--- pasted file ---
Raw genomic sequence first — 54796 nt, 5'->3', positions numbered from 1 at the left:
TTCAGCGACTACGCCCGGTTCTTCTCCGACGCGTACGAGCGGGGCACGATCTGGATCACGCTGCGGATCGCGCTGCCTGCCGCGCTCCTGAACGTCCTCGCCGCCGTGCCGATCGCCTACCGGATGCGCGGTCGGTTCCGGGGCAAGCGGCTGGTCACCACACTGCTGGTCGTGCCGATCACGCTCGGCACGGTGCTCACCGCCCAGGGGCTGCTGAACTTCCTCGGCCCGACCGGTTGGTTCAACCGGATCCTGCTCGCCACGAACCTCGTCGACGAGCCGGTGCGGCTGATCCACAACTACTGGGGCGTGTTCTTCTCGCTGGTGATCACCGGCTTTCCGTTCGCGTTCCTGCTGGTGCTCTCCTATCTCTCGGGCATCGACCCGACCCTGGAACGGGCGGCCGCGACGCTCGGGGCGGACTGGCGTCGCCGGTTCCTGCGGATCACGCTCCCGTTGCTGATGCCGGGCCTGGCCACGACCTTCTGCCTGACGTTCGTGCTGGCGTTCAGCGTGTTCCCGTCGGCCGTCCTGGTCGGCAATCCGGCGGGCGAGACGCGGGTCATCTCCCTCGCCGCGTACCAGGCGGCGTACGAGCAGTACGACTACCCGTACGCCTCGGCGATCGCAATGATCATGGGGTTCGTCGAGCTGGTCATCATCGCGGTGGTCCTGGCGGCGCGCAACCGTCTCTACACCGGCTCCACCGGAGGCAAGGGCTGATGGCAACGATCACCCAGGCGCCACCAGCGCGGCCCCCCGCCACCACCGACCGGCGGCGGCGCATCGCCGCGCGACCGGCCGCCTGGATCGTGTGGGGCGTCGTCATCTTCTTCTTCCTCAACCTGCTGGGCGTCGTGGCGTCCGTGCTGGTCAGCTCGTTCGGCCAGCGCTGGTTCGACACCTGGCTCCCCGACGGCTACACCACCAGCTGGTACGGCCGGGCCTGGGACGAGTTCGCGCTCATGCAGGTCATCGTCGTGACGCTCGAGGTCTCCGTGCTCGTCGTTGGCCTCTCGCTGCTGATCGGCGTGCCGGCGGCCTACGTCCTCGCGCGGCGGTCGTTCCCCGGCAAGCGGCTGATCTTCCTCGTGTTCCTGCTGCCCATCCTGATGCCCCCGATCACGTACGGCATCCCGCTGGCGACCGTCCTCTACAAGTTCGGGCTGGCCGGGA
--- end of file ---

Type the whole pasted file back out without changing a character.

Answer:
Raw genomic sequence first — 54796 nt, 5'->3', positions numbered from 1 at the left:
TTCAGCGACTACGCCCGGTTCTTCTCCGACGCGTACGAGCGGGGCACGATCTGGATCACGCTGCGGATCGCGCTGCCTGCCGCGCTCCTGAACGTCCTCGCCGCCGTGCCGATCGCCTACCGGATGCGCGGTCGGTTCCGGGGCAAGCGGCTGGTCACCACACTGCTGGTCGTGCCGATCACGCTCGGCACGGTGCTCACCGCCCAGGGGCTGCTGAACTTCCTCGGCCCGACCGGTTGGTTCAACCGGATCCTGCTCGCCACGAACCTCGTCGACGAGCCGGTGCGGCTGATCCACAACTACTGGGGCGTGTTCTTCTCGCTGGTGATCACCGGCTTTCCGTTCGCGTTCCTGCTGGTGCTCTCCTATCTCTCGGGCATCGACCCGACCCTGGAACGGGCGGCCGCGACGCTCGGGGCGGACTGGCGTCGCCGGTTCCTGCGGATCACGCTCCCGTTGCTGATGCCGGGCCTGGCCACGACCTTCTGCCTGACGTTCGTGCTGGCGTTCAGCGTGTTCCCGTCGGCCGTCCTGGTCGGCAATCCGGCGGGCGAGACGCGGGTCATCTCCCTCGCCGCGTACCAGGCGGCGTACGAGCAGTACGACTACCCGTACGCCTCGGCGATCGCAATGATCATGGGGTTCGTCGAGCTGGTCATCATCGCGGTGGTCCTGGCGGCGCGCAACCGTCTCTACACCGGCTCCACCGGAGGCAAGGGCTGATGGCAACGATCACCCAGGCGCCACCAGCGCGGCCCCCCGCCACCACCGACCGGCGGCGGCGCATCGCCGCGCGACCGGCCGCCTGGATCGTGTGGGGCGTCGTCATCTTCTTCTTCCTCAACCTGCTGGGCGTCGTGGCGTCCGTGCTGGTCAGCTCGTTCGGCCAGCGCTGGTTCGACACCTGGCTCCCCGACGGCTACACCACCAGCTGGTACGGCCGGGCCTGGGACGAGTTCGCGCTCATGCAGGTCATCGTCGTGACGCTCGAGGTCTCCGTGCTCGTCGTTGGCCTCTCGCTGCTGATCGGCGTGCCGGCGGCCTACGTCCTCGCGCGGCGGTCGTTCCCCGGCAAGCGGCTGATCTTCCTCGTGTTCCTGCTGCCCATCCTGATGCCCCCGATCACGTACGGCATCCCGCTGGCGACCGTCCTCTACAAGTTCGGGCTGGCCGGGA